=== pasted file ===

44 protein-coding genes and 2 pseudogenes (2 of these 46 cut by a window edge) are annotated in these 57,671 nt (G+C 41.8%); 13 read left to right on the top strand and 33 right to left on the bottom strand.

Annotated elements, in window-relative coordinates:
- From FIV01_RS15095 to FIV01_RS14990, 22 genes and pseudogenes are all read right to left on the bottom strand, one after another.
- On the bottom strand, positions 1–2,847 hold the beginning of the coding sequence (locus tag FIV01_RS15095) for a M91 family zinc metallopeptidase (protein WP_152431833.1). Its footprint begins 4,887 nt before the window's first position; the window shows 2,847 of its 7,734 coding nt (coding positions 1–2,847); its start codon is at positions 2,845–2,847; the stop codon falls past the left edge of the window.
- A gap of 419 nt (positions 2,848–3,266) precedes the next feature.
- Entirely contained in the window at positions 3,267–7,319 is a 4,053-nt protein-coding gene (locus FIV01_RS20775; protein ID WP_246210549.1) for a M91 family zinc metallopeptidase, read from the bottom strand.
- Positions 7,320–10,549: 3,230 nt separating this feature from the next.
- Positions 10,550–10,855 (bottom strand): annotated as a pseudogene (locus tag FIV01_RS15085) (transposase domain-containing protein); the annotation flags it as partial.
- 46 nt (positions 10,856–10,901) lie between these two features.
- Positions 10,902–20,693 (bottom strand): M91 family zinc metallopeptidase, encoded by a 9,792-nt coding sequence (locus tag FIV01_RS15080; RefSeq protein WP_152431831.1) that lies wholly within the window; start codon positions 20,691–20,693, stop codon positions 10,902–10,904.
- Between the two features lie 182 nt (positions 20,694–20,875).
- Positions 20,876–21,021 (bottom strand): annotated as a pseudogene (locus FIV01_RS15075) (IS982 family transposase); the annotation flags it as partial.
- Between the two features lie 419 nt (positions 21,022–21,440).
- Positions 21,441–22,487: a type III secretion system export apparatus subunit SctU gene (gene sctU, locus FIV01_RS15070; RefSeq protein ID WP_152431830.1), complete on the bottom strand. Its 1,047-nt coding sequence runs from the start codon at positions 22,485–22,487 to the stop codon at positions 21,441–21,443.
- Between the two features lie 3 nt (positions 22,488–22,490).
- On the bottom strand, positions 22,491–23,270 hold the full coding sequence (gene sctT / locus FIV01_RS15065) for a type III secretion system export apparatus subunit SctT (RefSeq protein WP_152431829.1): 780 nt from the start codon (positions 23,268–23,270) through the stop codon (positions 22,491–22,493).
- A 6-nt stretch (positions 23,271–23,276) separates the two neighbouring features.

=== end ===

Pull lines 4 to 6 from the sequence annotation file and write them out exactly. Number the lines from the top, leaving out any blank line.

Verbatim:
- On the bottom strand, positions 1–2,847 hold the beginning of the coding sequence (locus tag FIV01_RS15095) for a M91 family zinc metallopeptidase (protein WP_152431833.1). Its footprint begins 4,887 nt before the window's first position; the window shows 2,847 of its 7,734 coding nt (coding positions 1–2,847); its start codon is at positions 2,845–2,847; the stop codon falls past the left edge of the window.
- A gap of 419 nt (positions 2,848–3,266) precedes the next feature.
- Entirely contained in the window at positions 3,267–7,319 is a 4,053-nt protein-coding gene (locus FIV01_RS20775; protein ID WP_246210549.1) for a M91 family zinc metallopeptidase, read from the bottom strand.